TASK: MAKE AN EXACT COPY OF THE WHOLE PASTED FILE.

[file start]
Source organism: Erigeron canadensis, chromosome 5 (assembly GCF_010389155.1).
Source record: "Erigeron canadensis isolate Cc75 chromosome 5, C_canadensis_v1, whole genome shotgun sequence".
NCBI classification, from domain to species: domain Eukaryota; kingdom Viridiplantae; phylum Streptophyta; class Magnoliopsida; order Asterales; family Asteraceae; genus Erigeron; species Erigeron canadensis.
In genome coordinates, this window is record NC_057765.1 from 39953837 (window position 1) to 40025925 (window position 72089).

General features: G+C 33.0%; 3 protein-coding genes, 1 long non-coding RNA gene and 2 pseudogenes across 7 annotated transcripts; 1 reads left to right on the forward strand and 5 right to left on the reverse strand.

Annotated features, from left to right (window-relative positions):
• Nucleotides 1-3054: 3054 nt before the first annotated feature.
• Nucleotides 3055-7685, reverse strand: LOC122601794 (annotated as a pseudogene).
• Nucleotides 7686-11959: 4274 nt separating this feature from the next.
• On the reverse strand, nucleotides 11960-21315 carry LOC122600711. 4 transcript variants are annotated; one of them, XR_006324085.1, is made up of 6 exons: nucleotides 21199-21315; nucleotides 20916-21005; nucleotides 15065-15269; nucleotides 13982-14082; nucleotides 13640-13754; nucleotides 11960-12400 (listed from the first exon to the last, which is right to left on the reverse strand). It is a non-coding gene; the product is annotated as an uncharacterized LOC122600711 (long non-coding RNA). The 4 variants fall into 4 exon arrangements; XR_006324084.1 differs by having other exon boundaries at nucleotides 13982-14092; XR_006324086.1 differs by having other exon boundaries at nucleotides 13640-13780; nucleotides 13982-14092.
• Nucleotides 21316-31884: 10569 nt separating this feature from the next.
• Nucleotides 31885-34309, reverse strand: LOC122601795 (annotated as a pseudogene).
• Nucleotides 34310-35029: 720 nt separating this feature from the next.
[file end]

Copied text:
Source organism: Erigeron canadensis, chromosome 5 (assembly GCF_010389155.1).
Source record: "Erigeron canadensis isolate Cc75 chromosome 5, C_canadensis_v1, whole genome shotgun sequence".
NCBI classification, from domain to species: domain Eukaryota; kingdom Viridiplantae; phylum Streptophyta; class Magnoliopsida; order Asterales; family Asteraceae; genus Erigeron; species Erigeron canadensis.
In genome coordinates, this window is record NC_057765.1 from 39953837 (window position 1) to 40025925 (window position 72089).

General features: G+C 33.0%; 3 protein-coding genes, 1 long non-coding RNA gene and 2 pseudogenes across 7 annotated transcripts; 1 reads left to right on the forward strand and 5 right to left on the reverse strand.

Annotated features, from left to right (window-relative positions):
• Nucleotides 1-3054: 3054 nt before the first annotated feature.
• Nucleotides 3055-7685, reverse strand: LOC122601794 (annotated as a pseudogene).
• Nucleotides 7686-11959: 4274 nt separating this feature from the next.
• On the reverse strand, nucleotides 11960-21315 carry LOC122600711. 4 transcript variants are annotated; one of them, XR_006324085.1, is made up of 6 exons: nucleotides 21199-21315; nucleotides 20916-21005; nucleotides 15065-15269; nucleotides 13982-14082; nucleotides 13640-13754; nucleotides 11960-12400 (listed from the first exon to the last, which is right to left on the reverse strand). It is a non-coding gene; the product is annotated as an uncharacterized LOC122600711 (long non-coding RNA). The 4 variants fall into 4 exon arrangements; XR_006324084.1 differs by having other exon boundaries at nucleotides 13982-14092; XR_006324086.1 differs by having other exon boundaries at nucleotides 13640-13780; nucleotides 13982-14092.
• Nucleotides 21316-31884: 10569 nt separating this feature from the next.
• Nucleotides 31885-34309, reverse strand: LOC122601795 (annotated as a pseudogene).
• Nucleotides 34310-35029: 720 nt separating this feature from the next.